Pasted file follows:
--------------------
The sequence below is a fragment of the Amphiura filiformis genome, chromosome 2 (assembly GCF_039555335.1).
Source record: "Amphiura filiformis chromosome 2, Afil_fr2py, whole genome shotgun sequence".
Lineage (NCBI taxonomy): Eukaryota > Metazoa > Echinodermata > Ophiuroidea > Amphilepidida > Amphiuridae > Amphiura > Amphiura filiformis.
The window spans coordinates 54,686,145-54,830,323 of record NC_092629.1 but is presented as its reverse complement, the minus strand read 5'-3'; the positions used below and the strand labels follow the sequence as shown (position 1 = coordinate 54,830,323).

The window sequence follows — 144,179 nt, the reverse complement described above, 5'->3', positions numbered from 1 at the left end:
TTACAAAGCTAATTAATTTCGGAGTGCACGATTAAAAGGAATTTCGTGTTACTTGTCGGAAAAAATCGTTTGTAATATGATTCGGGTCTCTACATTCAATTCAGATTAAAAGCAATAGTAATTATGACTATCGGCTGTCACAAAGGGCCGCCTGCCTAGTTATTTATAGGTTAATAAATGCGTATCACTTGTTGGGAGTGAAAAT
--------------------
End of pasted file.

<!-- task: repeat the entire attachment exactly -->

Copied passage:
The sequence below is a fragment of the Amphiura filiformis genome, chromosome 2 (assembly GCF_039555335.1).
Source record: "Amphiura filiformis chromosome 2, Afil_fr2py, whole genome shotgun sequence".
Lineage (NCBI taxonomy): Eukaryota > Metazoa > Echinodermata > Ophiuroidea > Amphilepidida > Amphiuridae > Amphiura > Amphiura filiformis.
The window spans coordinates 54,686,145-54,830,323 of record NC_092629.1 but is presented as its reverse complement, the minus strand read 5'-3'; the positions used below and the strand labels follow the sequence as shown (position 1 = coordinate 54,830,323).

The window sequence follows — 144,179 nt, the reverse complement described above, 5'->3', positions numbered from 1 at the left end:
TTACAAAGCTAATTAATTTCGGAGTGCACGATTAAAAGGAATTTCGTGTTACTTGTCGGAAAAAATCGTTTGTAATATGATTCGGGTCTCTACATTCAATTCAGATTAAAAGCAATAGTAATTATGACTATCGGCTGTCACAAAGGGCCGCCTGCCTAGTTATTTATAGGTTAATAAATGCGTATCACTTGTTGGGAGTGAAAAT